Enhance Product Development: Ideation, Design and Licensing for Inventors

By Gene Quinn
September 9, 2017

With walls covered in brainstorm whiteboards and a 3D printer constantly humming as it churns out parts for the next new prototype, you’ll find the “Invention Lab” of Enhance Product Development a flurry of innovative activity. If you are an invention nerd a trip to Enhance Product Development is an opportunity to really geek-out.

“The DNA of our company is all about enabling innovation,” said Trevor Lambert, founder and CEO of Enhance Product Development, a product design firm that has quietly been churning out many hit products that inventors are sure to recognize. “In collaboration with our clients, we enthusiastically tackle new design challenges with vigorous creativity. Whether it’s a startup looking to launch a new product line or an inventor with one invention concept, our mission is to offer smart, impactful solutions to our customers’ needs.”

For me, the real interesting piece of what Enhance does is their work with concepts. Many times inventors will come to me with more than an idea but less than an invention, which can be a real valley of death for inventors to navigate. So many good ideas get trapped in the uncomfortable space between something more than an idea and something less than a full-blown tangible invention. For those inventors facing that dilemma Enhance Product Development can help, particularly if you are an inventor or entrepreneur looking to license your invention. They have tailored a service aptly named Design for LicensingSM, which is Enhance’s service for inventors specifically seeking to earn royalties rather than taking a product to market themselves.

“There’s a common misconception that inventors have when they have a great new product idea,” cautioned Lambert. “Many think they can simply march into a company and get paid for their rough concept on a napkin sketch. In reality, that doesn’t happen. It needs to be developed before it’s given any real consideration… because companies are looking for a product, not a project.”


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However, transforming that great new invention idea into a presentable product can be a daunting task for most independent inventors. It draws from a wide variety of skill sets; from design, engineering and manufacturing to the legal aspects of intellectual property protection, marketing and licensing. This is why it is best for inventors to choose a strong team with diversified talents if you plan on bringing your invention to market through licensing.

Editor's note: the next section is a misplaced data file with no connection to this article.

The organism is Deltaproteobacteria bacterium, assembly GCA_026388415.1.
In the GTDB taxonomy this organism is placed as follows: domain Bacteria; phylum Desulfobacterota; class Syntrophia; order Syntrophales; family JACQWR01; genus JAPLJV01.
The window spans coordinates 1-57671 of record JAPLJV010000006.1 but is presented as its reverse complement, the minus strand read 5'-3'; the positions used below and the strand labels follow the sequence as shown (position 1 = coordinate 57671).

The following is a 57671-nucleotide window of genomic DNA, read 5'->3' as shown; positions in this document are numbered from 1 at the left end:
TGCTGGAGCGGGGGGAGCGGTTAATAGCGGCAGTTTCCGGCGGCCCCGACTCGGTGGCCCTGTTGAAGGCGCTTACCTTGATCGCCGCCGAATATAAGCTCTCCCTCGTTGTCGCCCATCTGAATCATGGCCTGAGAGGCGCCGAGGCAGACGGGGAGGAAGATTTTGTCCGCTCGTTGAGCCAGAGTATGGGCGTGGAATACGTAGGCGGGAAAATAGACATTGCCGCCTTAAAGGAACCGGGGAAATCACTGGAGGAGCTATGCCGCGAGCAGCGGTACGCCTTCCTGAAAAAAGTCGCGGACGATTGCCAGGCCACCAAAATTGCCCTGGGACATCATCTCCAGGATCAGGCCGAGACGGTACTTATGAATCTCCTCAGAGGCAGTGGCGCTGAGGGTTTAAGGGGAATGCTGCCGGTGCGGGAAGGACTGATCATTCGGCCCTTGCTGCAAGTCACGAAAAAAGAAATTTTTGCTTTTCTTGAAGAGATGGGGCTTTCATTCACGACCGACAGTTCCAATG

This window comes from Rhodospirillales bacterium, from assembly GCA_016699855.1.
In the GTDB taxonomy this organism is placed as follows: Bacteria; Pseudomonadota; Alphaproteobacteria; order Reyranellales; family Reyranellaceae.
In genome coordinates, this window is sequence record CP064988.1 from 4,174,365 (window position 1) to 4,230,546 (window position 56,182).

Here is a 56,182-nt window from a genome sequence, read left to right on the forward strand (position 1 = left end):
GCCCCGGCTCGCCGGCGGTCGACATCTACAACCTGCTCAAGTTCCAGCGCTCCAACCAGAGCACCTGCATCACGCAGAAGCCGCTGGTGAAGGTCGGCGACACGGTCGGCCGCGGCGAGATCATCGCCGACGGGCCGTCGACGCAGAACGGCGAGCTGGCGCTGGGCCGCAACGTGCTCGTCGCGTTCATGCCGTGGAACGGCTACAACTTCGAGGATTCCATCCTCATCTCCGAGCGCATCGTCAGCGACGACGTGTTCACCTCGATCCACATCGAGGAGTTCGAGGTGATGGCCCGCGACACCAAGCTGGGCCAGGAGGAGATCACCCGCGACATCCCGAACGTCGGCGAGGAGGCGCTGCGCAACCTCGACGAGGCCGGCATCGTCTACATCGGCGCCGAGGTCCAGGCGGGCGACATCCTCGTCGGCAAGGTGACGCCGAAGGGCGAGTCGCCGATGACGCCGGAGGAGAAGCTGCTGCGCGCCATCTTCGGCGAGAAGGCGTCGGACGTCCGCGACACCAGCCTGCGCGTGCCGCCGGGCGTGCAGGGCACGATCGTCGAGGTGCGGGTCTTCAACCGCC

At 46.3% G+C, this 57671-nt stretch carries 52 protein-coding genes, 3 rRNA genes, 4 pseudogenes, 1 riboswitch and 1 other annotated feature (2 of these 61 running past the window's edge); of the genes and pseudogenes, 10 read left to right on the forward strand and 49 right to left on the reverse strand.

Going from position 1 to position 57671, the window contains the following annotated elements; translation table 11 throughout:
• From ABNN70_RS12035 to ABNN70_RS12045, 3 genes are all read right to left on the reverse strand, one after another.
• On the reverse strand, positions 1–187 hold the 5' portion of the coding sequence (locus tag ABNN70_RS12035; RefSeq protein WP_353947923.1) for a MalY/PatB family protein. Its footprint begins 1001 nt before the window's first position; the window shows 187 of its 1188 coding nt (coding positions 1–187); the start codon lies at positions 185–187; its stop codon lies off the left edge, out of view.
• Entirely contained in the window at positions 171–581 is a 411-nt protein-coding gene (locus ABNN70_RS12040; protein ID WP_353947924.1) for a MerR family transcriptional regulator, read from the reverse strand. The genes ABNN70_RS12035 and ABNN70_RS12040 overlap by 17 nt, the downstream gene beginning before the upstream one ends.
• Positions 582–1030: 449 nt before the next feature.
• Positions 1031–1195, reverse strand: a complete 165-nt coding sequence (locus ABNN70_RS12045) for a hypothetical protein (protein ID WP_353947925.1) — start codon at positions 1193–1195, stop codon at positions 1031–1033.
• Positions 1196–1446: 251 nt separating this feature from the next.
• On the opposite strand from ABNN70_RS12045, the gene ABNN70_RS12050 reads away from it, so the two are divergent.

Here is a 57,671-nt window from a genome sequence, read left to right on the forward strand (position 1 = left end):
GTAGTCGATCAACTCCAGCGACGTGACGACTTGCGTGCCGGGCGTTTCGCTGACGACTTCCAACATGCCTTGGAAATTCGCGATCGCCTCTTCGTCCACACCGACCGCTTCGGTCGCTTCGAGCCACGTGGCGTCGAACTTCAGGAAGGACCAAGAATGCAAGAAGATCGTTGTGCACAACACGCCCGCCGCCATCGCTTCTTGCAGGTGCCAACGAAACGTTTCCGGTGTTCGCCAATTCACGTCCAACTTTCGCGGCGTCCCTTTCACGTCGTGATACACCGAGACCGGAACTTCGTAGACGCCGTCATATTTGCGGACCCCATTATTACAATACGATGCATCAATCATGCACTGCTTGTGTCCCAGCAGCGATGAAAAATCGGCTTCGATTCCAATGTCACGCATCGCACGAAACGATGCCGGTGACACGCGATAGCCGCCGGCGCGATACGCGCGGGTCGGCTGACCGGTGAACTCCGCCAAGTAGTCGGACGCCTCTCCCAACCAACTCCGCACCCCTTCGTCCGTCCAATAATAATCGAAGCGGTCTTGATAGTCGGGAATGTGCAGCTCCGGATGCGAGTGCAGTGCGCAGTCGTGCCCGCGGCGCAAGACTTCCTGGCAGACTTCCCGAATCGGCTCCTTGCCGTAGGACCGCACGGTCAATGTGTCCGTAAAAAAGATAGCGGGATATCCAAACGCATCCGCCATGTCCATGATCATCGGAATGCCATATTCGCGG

One critical component of that team is product design. “A well-designed product provides inventors with the visuals necessary to tell the story and attract initial interest from a licensee that can then lead to deal-making conversations. Consequently, it’s a worthwhile investment that should not be skipped,” said Lambert.

To describe their process at Enhance Product Development in detail, Trevor provided the following infographic which highlights the various steps that seeks to bring product solutions downstream to licensing.

“I’ve seen mediocre ideas executed well that end up hitting the market, and great ideas executed poorly that are doomed to fail,” cautioned Lambert. “That’s why Design for LicensingSM employs an iterative process of stages with a constant feedback loop with our client. This way, we can be sure the product we develop meets the needs of the user and embodies the solution our client envisioned. Further, we constructed the steps so that each component benefits and supports later efforts, thus maximizing efficiency and cost-effectiveness.”

Lately, Enhance Product Development has been rolling out new products in a number of categories, such as housewares, pet, and as seen on TV. From the True Touch pet deshedding glove to the Hover Cover magnetic microwave splatter guard, or the all new Clever Tongs, Enhance’s design process is netting some innovative results that are turning into big hits on the market. In an effort to further explain their design process, Trevor has offered us an exclusive look behind the curtain to see how some of these products were developed in each of the stages.

As can be expected though, before the deep dive into the creative components of design, the first step of their process is “Discover.” This primarily involves research into existing patents and prior art to determine novelty as well as user feedback to get an early reading on customer demand. “Upon inventing something new, every inventor should ask themselves two important questions,” said Lambert. “Is my core invention unique and would customers want to buy it? Only if those two answers are ‘yes’ do I advise an inventor to move on into the next steps of design.”